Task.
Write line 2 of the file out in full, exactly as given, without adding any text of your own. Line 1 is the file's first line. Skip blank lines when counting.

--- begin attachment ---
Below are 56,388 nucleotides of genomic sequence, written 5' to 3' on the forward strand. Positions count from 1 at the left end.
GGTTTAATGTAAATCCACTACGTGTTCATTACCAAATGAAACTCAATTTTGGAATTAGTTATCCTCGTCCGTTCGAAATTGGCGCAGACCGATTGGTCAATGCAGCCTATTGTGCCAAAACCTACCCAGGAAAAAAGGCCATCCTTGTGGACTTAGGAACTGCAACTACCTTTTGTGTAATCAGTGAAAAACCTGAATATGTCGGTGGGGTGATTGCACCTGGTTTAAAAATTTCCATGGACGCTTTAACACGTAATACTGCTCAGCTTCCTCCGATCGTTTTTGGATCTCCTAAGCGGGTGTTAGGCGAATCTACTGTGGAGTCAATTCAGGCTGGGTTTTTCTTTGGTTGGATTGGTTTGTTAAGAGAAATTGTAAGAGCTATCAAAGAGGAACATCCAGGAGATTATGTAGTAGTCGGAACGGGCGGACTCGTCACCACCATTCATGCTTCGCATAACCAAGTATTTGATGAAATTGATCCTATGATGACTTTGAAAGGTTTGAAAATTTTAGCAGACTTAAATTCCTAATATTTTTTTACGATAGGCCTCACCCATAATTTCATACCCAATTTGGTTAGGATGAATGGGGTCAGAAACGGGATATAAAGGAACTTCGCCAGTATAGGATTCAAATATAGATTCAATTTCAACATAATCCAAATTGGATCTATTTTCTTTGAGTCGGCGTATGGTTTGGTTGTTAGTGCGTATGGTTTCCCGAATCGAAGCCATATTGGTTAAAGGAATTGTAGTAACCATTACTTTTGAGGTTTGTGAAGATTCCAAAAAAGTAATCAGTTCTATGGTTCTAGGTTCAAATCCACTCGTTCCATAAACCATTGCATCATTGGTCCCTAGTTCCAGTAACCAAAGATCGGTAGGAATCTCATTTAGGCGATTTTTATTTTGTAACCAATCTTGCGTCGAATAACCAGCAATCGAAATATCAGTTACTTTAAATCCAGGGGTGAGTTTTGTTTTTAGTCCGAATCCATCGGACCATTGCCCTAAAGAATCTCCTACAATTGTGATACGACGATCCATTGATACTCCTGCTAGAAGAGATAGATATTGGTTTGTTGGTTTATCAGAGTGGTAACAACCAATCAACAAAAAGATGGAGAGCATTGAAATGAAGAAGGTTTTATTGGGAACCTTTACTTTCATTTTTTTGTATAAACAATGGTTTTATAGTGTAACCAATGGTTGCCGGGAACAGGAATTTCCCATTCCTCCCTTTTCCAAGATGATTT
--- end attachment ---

GGTTTAATGTAAATCCACTACGTGTTCATTACCAAATGAAACTCAATTTTGGAATTAGTTATCCTCGTCCGTTCGAAATTGGCGCAGACCGATTGGTCAATGCAGCCTATTGTGCCAAAACCTACCCAGGAAAAAAGGCCATCCTTGTGGACTTAGGAACTGCAACTACCTTTTGTGTAATCAGTGAAAAACCTGAATATGTCGGTGGGGTGATTGCACCTGGTTTAAAAATTTCCATGGACGCTTTAACACGTAATACTGCTCAGCTTCCTCCGATCGTTTTTGGATCTCCTAAGCGGGTGTTAGGCGAATCTACTGTGGAGTCAATTCAGGCTGGGTTTTTCTTTGGTTGGATTGGTTTGTTAAGAGAAATTGTAAGAGCTATCAAAGAGGAACATCCAGGAGATTATGTAGTAGTCGGAACGGGCGGACTCGTCACCACCATTCATGCTTCGCATAACCAAGTATTTGATGAAATTGATCCTATGATGACTTTGAAAGGTTTGAAAATTTTAGCAGACTTAAATTCCTAATATTTTTTTACGATAGGCCTCACCCATAATTTCATACCCAATTTGGTTAGGATGAATGGGGTCAGAAACGGGATATAAAGGAACTTCGCCAGTATAGGATTCAAATATAGATTCAATTTCAACATAATCCAAATTGGATCTATTTTCTTTGAGTCGGCGTATGGTTTGGTTGTTAGTGCGTATGGTTTCCCGAATCGAAGCCATATTGGTTAAAGGAATTGTAGTAACCATTACTTTTGAGGTTTGTGAAGATTCCAAAAAAGTAATCAGTTCTATGGTTCTAGGTTCAAATCCACTCGTTCCATAAACCATTGCATCATTGGTCCCTAGTTCCAGTAACCAAAGATCGGTAGGAATCTCATTTAGGCGATTTTTATTTTGTAACCAATCTTGCGTCGAATAACCAGCAATCGAAATATCAGTTACTTTAAATCCAGGGGTGAGTTTTGTTTTTAGTCCGAATCCATCGGACCATTGCCCTAAAGAATCTCCTACAATTGTGATACGACGATCCATTGATACTCCTGCTAGAAGAGATAGATATTGGTTTGTTGGTTTATCAGAGTGGTAACAACCAATCAACAAAAAGATGGAGAGCATTGAAATGAAGAAGGTTTTATTGGGAACCTTTACTTTCATTTTTTTGTATAAACAATGGTTTTATAGTGTAACCAATGGTTGCCGGGAACAGGAATTTCCCATTCCTCCCTTTTCCAAGATGATTT